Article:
Vetting Verdi

An admittedly biased review of a beautiful work

OK, I admit it. In case you didn’t read my preview (May 30 issue), let me make it clear up front that I’m favorably biased towards these performers — especially on the choral end. That’s because I got to rub elbows with the Westminster Choir as a member of the chorus when festival choral director Joseph Flummerfelt last conducted Giuseppe Verdi’s Requiem here in 1997. That was one of the supreme musical experiences of my lifetime. And it gave me a unique perspective as to what makes both this music and these musicians tick. Still, feel free to take what I say with a grain of salt.

It was a strange, but revelatory experience to hear this music from the other side of the stage for a change. I caught myself lip-synching through much of it. Otherwise, I just sat there — stunned at the sheer emotional punch and sonic splendor of it all. Verdi, the operatic master, went for the BIG effect in this work. He wasn’t a religious man — and the work’s emotional fervor is more a matter of operatic melodrama than sacred sentiment.

It was written as a musical monument to Italian literary giant Alessandro Manzoni — but also as a touring blockbuster that ended up making him lots of money. But all that hardly matters: it’s still the most violent, terrifying, and simply gorgeous musical maelstrom of a requiem ever written. The pile-driving “Dies Irae” theme returns throughout the piece, keeping the fear factor high. Like I’ve said before, this is music that makes you cower and cringe. Forget about the Latin text, close your eyes, and you’d swear you were hearing grand opera. Verdi knew exactly what he was doing.

And, last night, Maestro Flummerfelt knew exactly what he was doing, too. He also knew exactly what he wanted — and for the most part, he got it. The Orchestra was simply spectacular; the best I’ve ever heard them play for him. And the mighty chorus — combining Joe Miller’s Westminster Choir with Rob Taylor’s Charleston Symphony Chorus — was in superb form. They sang with tremendous power, vigor, and accuracy, plus impressive dynamic range and glorious tone. In places, they were singing about as loud as human voices can manage, yet the marauding orchestra still nearly succeeded in drowning them out once or twice.

The operatic impression was bolstered by four mostly fine soloists, all of them had the kind of Italianate vocal strength and inflections to bring off their roles effectively. But some were better than others. Soprano Jennifer Check, who last soloed here in the Brahms Requiem two festivals ago, was well-nigh perfect in her solo passages. At top volume and range, she cut through the thickest orchestral textures like a scalpel. Yet she could float the most exquisite pianissimos, too. Basso Alfred Walker was the other real standout. You could hear every one of his booming, rock-solid low notes, and he offered exceptional vocal beauty for a bass.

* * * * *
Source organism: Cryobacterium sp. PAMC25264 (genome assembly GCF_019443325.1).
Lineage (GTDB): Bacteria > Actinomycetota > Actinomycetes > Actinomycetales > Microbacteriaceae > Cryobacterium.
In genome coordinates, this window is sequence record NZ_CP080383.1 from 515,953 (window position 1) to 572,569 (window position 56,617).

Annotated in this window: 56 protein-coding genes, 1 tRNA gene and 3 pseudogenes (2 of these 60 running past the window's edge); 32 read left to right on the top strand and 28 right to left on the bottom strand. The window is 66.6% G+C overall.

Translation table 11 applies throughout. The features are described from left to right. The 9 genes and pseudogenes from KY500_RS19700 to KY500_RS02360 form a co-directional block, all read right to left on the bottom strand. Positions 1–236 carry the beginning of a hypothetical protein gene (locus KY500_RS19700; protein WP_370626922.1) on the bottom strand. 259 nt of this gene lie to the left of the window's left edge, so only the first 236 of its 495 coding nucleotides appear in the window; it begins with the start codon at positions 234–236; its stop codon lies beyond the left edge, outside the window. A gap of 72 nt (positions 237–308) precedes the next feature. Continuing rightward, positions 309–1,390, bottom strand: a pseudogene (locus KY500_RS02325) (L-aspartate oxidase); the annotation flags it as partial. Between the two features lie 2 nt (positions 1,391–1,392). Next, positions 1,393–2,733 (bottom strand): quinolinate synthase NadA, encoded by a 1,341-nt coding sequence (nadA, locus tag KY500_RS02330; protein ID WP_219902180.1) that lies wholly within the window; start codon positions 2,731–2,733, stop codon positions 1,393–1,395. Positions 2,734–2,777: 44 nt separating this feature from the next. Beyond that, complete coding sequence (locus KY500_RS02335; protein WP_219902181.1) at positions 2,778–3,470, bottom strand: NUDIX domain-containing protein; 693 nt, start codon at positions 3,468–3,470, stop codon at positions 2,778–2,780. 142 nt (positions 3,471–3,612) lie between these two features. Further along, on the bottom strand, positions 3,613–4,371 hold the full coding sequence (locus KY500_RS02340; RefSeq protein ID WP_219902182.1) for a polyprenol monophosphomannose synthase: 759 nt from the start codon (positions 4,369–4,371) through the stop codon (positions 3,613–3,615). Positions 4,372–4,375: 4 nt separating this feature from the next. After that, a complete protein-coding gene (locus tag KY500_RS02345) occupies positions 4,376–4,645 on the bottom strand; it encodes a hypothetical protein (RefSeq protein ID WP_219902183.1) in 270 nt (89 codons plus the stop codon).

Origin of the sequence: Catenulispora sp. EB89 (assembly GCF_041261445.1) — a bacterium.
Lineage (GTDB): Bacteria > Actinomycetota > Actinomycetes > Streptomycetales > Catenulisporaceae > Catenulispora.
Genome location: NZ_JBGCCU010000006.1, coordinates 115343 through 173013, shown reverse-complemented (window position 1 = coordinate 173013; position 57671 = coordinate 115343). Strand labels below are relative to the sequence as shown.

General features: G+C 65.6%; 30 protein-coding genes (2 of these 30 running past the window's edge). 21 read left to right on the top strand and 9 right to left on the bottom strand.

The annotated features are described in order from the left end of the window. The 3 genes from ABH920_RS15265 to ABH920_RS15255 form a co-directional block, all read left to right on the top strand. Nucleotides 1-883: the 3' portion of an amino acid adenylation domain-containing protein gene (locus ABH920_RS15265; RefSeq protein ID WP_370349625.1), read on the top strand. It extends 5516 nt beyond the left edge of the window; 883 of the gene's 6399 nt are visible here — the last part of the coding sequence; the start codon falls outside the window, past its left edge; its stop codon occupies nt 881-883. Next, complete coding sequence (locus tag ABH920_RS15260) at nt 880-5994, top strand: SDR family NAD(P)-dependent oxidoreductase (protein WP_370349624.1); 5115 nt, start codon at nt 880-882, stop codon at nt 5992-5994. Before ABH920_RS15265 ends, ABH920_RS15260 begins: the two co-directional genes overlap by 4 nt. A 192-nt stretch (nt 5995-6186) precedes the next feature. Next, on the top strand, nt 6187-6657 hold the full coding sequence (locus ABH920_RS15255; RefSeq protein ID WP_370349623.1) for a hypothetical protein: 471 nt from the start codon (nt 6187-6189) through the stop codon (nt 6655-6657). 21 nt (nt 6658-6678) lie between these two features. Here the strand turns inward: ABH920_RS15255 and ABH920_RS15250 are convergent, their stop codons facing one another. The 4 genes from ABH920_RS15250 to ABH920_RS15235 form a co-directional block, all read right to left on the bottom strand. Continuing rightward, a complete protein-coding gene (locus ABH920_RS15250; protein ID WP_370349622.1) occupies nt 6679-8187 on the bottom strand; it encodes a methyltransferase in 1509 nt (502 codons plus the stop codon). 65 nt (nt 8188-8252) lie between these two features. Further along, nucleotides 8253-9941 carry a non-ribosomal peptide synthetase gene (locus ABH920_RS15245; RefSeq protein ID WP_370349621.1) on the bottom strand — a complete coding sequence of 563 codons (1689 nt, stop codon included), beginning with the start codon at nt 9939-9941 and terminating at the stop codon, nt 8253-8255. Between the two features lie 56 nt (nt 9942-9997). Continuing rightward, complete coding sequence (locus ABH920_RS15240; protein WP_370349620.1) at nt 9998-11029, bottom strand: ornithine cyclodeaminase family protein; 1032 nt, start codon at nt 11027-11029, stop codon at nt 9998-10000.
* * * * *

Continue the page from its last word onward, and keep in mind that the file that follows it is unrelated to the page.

It sounded like tenor Eduardo Valdez wasn’t in the very best of voice. He delivered his lines with smooth, sweet lyricism, but he sounded kind of “fragile” and insecure in his quieter stretches. Still, he opened up into some lovely, ringing high notes. Michaela Martens often pleased, with her meaty mezzo voice and genuine sentiment. But she left a few of her notes distinctly flat, and tended to lag behind the beat.

That may have affected the soloists’ ensemble work, too. It sounded vaguely off here and there. They definitely dragged in a couple of the ladies’ duet passages and in one of the trios. You could tell that the Maestro was trying to coax them up to his tempo in several spots. My only other complaint was a very noisy audience: at least two cellphones went off during quieter passages, and folks were coughing and sneezing like it was the height of cold and flu season.

Still, nothing went terribly wrong, and just about everything was well worth hearing. There were musical thrills aplenty, including moments of shiver-me-timbers glory and glitter that don’t happen often. The total body-chill that wracked me as the remote brass choirs got down to heralding judgement day is something I’ll never forget.

I was overjoyed to be part of this audience. If you weren’t there, you should’ve been. Still, nothing can beat the supreme rush of singing it.

Westminster Choir • VERDI: MESSA DA REQUIEM • Spoleto Festival USA